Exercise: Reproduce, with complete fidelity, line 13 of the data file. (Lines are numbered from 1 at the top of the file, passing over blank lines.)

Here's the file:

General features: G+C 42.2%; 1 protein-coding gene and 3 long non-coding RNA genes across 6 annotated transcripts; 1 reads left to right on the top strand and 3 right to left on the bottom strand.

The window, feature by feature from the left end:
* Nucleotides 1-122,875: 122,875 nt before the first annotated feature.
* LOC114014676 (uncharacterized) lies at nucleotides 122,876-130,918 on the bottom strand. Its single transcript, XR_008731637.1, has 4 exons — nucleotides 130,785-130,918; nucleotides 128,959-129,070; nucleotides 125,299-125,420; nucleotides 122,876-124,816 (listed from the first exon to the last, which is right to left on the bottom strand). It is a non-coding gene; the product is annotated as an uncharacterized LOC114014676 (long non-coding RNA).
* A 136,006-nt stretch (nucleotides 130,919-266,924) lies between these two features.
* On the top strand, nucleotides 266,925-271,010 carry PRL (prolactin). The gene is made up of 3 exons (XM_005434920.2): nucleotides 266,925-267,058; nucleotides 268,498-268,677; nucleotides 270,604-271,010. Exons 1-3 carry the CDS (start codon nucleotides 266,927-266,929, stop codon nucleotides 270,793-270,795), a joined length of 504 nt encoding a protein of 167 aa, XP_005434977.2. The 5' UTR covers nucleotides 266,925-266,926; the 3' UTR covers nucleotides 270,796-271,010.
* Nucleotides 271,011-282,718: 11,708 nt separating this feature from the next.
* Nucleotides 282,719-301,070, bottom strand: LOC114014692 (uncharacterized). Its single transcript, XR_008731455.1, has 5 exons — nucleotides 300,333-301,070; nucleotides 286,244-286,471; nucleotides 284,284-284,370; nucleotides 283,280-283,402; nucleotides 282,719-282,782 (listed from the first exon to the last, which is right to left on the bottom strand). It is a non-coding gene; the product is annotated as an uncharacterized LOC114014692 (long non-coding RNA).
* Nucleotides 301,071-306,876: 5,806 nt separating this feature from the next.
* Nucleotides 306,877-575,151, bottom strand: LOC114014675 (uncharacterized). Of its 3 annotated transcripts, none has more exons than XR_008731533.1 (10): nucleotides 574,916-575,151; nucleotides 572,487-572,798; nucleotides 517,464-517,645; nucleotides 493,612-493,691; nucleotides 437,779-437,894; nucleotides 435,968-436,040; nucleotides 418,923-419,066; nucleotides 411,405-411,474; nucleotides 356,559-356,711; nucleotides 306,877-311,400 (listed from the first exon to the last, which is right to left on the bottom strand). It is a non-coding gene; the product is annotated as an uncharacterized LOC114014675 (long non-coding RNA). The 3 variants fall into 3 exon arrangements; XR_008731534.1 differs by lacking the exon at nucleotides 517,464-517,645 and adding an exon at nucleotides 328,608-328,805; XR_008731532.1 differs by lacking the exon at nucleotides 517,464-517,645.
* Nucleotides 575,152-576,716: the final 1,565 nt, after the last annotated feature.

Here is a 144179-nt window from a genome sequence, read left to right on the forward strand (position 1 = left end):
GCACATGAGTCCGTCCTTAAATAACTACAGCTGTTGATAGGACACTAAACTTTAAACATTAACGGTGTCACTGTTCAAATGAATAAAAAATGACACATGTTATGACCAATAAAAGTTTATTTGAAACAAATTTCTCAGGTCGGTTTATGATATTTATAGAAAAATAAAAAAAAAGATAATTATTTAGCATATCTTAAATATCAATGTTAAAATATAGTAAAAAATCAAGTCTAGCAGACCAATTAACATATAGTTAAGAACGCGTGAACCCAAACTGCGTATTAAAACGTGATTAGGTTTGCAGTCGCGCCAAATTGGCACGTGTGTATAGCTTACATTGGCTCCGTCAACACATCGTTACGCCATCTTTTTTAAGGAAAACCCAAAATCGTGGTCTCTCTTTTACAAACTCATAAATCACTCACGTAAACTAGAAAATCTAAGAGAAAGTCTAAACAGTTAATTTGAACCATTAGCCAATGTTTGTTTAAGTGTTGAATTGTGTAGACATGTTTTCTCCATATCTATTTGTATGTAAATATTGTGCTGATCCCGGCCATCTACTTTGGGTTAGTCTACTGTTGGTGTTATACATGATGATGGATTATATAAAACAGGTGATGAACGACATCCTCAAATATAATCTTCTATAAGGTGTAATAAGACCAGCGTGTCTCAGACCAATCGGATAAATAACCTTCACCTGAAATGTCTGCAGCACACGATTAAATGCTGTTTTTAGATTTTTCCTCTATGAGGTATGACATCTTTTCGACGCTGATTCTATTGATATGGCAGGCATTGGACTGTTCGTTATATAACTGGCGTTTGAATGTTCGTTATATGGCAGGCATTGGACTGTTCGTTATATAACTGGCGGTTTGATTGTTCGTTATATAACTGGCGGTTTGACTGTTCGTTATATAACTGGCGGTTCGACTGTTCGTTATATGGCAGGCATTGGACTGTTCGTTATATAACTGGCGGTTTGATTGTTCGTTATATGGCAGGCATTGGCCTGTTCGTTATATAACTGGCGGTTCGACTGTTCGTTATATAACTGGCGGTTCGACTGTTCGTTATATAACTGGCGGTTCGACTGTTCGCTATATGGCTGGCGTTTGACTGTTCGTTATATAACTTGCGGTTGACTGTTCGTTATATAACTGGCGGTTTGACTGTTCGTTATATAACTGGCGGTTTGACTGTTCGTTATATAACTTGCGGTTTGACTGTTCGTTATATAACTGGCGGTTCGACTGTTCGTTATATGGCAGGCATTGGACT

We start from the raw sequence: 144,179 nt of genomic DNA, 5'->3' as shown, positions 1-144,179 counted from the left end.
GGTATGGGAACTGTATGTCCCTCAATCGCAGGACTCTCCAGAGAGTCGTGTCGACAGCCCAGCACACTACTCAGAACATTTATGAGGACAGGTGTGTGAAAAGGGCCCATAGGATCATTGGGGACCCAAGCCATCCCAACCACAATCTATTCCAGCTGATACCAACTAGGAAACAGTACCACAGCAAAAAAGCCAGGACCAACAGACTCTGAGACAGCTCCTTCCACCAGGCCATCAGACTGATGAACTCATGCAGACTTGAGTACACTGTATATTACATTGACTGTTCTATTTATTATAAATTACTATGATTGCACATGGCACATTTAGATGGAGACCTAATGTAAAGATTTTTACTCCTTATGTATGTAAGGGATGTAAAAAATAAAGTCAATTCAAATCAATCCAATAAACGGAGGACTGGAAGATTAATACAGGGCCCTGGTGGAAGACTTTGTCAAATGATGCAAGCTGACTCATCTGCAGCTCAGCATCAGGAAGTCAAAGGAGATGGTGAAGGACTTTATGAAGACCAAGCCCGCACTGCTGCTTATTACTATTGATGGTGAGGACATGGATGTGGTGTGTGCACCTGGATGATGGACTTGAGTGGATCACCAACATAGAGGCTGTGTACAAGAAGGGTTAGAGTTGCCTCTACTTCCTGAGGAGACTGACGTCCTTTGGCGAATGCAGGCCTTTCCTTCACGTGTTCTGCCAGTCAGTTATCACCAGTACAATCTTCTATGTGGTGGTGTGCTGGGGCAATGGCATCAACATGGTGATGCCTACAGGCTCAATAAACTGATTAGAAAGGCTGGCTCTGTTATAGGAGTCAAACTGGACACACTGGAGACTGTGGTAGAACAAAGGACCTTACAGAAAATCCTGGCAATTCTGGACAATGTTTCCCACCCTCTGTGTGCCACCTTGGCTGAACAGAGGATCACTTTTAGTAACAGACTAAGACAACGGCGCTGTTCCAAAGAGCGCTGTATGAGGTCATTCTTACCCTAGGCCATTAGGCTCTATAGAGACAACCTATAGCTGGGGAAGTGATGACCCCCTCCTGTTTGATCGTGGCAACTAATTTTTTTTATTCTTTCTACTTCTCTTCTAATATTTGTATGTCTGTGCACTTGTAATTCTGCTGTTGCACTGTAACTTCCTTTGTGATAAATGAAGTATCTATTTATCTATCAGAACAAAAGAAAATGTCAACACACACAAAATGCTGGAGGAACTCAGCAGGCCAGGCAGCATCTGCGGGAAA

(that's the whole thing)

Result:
GCACATGAGTCCGTCCTTAAATAACTACAGCTGTTGATAGGACACTAAACTTTAAACATTAACGGTGTCACTGTTCAAATGAATAAAAAATGACACATGTTATGACCAATAAAAGTTTATTTGAAACAAATTTCTCAGGTCGGTTTATGATATTTATAGAAAAATAAAAAAAAAGATAATTATTTAGCATATCTTAAATATCAATGTTAAAATATAGTAAAAAATCAAGTCTAGCAGACCAATTAACATATAGTTAAGAACGCGTGAACCCAAACTGCGTATTAAAACGTGATTAGGTTTGCAGTCGCGCCAAATTGGCACGTGTGTATAGCTTACATTGGCTCCGTCAACACATCGTTACGCCATCTTTTTTAAGGAAAACCCAAAATCGTGGTCTCTCTTTTACAAACTCATAAATCACTCACGTAAACTAGAAAATCTAAGAGAAAGTCTAAACAGTTAATTTGAACCATTAGCCAATGTTTGTTTAAGTGTTGAATTGTGTAGACATGTTTTCTCCATATCTATTTGTATGTAAATATTGTGCTGATCCCGGCCATCTACTTTGGGTTAGTCTACTGTTGGTGTTATACATGATGATGGATTATATAAAACAGGTGATGAACGACATCCTCAAATATAATCTTCTATAAGGTGTAATAAGACCAGCGTGTCTCAGACCAATCGGATAAATAACCTTCACCTGAAATGTCTGCAGCACACGATTAAATGCTGTTTTTAGATTTTTCCTCTATGAGGTATGACATCTTTTCGACGCTGATTCTATTGATATGGCAGGCATTGGACTGTTCGTTATATAACTGGCGTTTGAATGTTCGTTATATGGCAGGCATTGGACTGTTCGTTATATAACTGGCGGTTTGATTGTTCGTTATATAACTGGCGGTTTGACTGTTCGTTATATAACTGGCGGTTCGACTGTTCGTTATATGGCAGGCATTGGACTGTTCGTTATATAACTGGCGGTTTGATTGTTCGTTATATGGCAGGCATTGGCCTGTTCGTTATATAACTGGCGGTTCGACTGTTCGTTATATAACTGGCGGTTCGACTGTTCGTTATATAACTGGCGGTTCGACTGTTCGCTATATGGCTGGCGTTTGACTGTTCGTTATATAACTTGCGGTTGACTGTTCGTTATATAACTGGCGGTTTGACTGTTCGTTATATAACTGGCGGTTTGACTGTTCGTTATATAACTTGCGGTTTGACTGTTCGTTATATAACTGGCGGTTCGACTGTTCGTTATATGGCAGGCATTGGACT